What Matters Most? A Survey of Accomplished Middle-Level Educators' Beliefs and Values about LiteracyAction in Teacher Education
Format of Original10 p.
PublisherTaylor & Francis (Routledge)
AbstractNinety teachers working in award-winning middle schools responded to a survey that explored, quantitatively and qualitatively, how they (1) defined themselves as teachers of literacy, (2) viewed multiliteracies in adolescents' lives, and (3) valued these literacies in the classroom. Mean scores indicated that Basic Literacies (e.g., comprehension, word identification, fluency, writing) were rated more favorably than New Literacies (e.g., media, Internet, critical, out of school). Strong qualitative support existed for literacy instruction in all disciplines, but interpretations varied. The most positive agreement centered on every teacher being a teacher of literacy. Little support existed for developing students' out-of-school literacies in schools. Such findings have strong implications for altering curricular emphases and merging teacher practice with adolescents' needs and interests.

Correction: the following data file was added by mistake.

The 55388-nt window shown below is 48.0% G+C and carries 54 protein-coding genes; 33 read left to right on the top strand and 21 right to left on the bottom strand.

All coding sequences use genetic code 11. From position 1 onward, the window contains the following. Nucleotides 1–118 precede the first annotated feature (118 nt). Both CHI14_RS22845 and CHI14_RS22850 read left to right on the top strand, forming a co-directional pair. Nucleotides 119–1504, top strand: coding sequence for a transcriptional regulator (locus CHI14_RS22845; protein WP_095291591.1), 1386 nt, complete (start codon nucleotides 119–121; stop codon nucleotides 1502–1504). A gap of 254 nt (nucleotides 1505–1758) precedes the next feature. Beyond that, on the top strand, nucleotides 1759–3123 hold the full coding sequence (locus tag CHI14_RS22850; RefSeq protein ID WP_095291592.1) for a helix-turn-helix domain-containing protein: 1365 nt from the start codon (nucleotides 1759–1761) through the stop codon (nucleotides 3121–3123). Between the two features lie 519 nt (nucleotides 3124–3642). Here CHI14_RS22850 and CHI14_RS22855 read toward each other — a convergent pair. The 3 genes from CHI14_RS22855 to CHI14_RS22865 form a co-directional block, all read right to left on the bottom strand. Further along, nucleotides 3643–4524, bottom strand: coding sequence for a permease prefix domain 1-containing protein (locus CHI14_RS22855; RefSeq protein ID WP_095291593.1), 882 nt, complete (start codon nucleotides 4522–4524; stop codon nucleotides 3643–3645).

Citation InformationMarla H. Mallette, Bill Henk, Jan E. Waggoner and Carol J. DeLaney. "What Matters Most? A Survey of Accomplished Middle-Level Educators' Beliefs and Values about Literacy" Action in Teacher Education (2005) ISSN: 0162-6620
Available at: http://works.bepress.com/william_henk/11/